United States District Court, D. Massachusetts
DAVID LITTLEFIELD, MICHELLE LITTLEFIELD, TRACY ACORD, DEBORAH CANARY, FRANCIS CANARY, JR., VERONICA Y, PATRICIA COLBERT, VIVIAN COURCY, WILL COURCY, DONNA DEFARIA, ANTONIO DEFARIA, KIM DORSEY, KELLY DORSEY, FRANCIS LAGACE, JILL LAGACE, DAVID LEWRY, KATHLEEN LEWRY, MICHELE LEWRY, RICHARD LEWRY, ROBERT LINCOLN, CHRISTINA McMAHON, CAROL MURPHY, DOROTHY PEIRCE, DAVID PURDY, and LOUISE SILVIA, Plaintiffs,
UNITED STATES DEPARTMENT OF THE INTERIOR; SALLY JEWELL, in her official capacity; BUREAU OF INDIAN AFFAIRS; LAWRENCE ROBERTS, in his official capacity, and UNITED STATES OF AMERICA, Defendants.
MEMORANDUM & ORDER
WILLIAM G. YOUNG DISTRICT JUDGE
case arises out of a decision of the Secretary of the
Department of the Interior (the “Secretary”) to
acquire land in trust for the benefit of the Mashpee
Wampanoag Tribe (the “Mashpees”) under Section
465 of the Indian Reorganization Act (“IRA”), 25
U.S.C. § 465. The Plaintiffs are residents of Taunton
who claim they are injured by the acquisition and planned
development of the land at issue. They have filed suit
against the Department of the Interior (the
“Department”), the Bureau of Indian Affairs (the
“BIA”), Acting Assistant Secretary of Indian
Affairs Lawrence Roberts, and the United States (together,
the “government”), challenging the
Secretary’s decision pursuant to Section 702 of the
Administrative Procedure Act (“APA”), 5 U.S.C.
§ 702. The parties make cross-motions for summary
judgment on the Plaintiffs’ first cause of action,
United States’ Mot. Partial Summ. J., ECF No. 55;
Pls.’ Mot. Summ. J. First Cause Action, ECF No. 58,
which involves the Mashpees’ eligibility as
beneficiaries under the IRA, and correspondingly, the
authority of the Secretary to take land into trust for the
Mashpees are a federally recognized tribe that obtained
official acknowledgement from the BIA in 2007. Pls.’ Local
Rule 56.1 Separate Statement Facts Supp. Mot. Summ. J. First
Cause Action (“Pls.’ Statement Facts”) 1,
ECF No. 60; Compl., Ex. 1, R. Decision 4, ECF No.
Previously, the Mashpees had been subject to colonial and
state governmental jurisdiction. Pls.’ Statement Facts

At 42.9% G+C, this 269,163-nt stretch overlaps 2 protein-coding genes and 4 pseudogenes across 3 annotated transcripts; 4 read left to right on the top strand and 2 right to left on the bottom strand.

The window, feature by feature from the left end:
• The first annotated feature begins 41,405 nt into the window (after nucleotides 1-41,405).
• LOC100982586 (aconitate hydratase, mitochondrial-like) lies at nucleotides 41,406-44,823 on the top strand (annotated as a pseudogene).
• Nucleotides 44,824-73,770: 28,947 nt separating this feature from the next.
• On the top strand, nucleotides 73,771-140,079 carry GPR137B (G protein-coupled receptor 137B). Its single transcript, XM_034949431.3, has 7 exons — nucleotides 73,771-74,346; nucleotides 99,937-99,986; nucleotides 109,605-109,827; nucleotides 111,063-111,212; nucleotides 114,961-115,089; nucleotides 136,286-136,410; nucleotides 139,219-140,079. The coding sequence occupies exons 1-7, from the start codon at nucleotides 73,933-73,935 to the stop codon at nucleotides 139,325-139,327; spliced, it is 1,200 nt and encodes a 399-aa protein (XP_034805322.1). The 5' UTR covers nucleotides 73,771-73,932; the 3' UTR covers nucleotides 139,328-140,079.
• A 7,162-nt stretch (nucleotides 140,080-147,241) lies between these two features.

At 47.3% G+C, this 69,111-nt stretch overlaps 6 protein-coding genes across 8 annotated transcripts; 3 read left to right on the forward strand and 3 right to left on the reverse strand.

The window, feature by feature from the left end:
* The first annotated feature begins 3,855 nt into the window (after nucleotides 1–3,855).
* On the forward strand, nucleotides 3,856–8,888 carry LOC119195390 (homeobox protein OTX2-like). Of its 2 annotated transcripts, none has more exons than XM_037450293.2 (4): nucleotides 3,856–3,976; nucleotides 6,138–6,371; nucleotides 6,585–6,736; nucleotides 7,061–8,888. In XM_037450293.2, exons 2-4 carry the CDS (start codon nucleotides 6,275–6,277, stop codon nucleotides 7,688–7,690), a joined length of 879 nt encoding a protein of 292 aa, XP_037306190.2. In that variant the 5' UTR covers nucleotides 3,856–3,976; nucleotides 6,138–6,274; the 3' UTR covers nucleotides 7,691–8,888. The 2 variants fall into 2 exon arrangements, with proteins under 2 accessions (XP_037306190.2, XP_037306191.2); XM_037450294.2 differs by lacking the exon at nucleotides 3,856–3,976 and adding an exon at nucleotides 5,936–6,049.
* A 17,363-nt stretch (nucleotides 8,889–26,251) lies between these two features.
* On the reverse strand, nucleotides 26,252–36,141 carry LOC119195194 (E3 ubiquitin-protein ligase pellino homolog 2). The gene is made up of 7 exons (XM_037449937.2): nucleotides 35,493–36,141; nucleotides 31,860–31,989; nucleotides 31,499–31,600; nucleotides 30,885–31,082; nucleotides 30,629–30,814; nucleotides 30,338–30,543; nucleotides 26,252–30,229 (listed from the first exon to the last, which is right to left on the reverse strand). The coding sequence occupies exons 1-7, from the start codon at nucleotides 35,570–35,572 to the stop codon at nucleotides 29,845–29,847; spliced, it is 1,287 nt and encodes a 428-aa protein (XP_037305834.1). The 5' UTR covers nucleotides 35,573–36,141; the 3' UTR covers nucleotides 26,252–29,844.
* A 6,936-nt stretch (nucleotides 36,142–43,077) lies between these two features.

¶ 5. Upon receiving federal acknowledgement, the
Mashpees filed a “fee-to-trust” application with
the BIA requesting that the Department acquire tracts of land
for the Mashpees’ use as a tribal reservation in
Mashpee and Taunton, Massachusetts. R. Decision
Of concern to the Plaintiffs here is the Taunton site, which
“[t]he City of Taunton has designated . . . for
economic development purposes” and which the Mashpees
“would use . . . to meet [their] needs for economic
development.” Id. Specifically, the Mashpees
intend to construct and operate “an approximately 400,
000 sq. ft. gaming-resort complex, water park, and 3
hotels” on the Taunton site. Id. at 5.
September 18, 2015, the Secretary issued a written decision
(the “Secretary’s Decision” or
“Record of Decision”) granting the
Mashpees’ fee-to-trust application. See id.;
Admin. R. 000049 (memorandum from the Assistant Secretary of
Indian Affairs to the Regional Director, Eastern Region,
approving the Mashpees’ request that the Department
acquire land in trust in Taunton “for gaming and other
purposes” and declare the acquired land the
Mashpees’ “initial reservation”). As
relevant to the matter at issue here, the Secretary
specifically found that “the Mashpee Tribe
qualifies” -- i.e., is “eligible to receive land
into trust under the IRA” -- pursuant to the second
definition of “Indian” set forth in Section 479
of the IRA. R. Decision 112.
parties acknowledge that the land was subsequently taken into
trust on November 10, 2015. Am. Compl. Decl. and Inj. Relief
¶¶ 78, 82, ECF No. 12; United States’ Mem.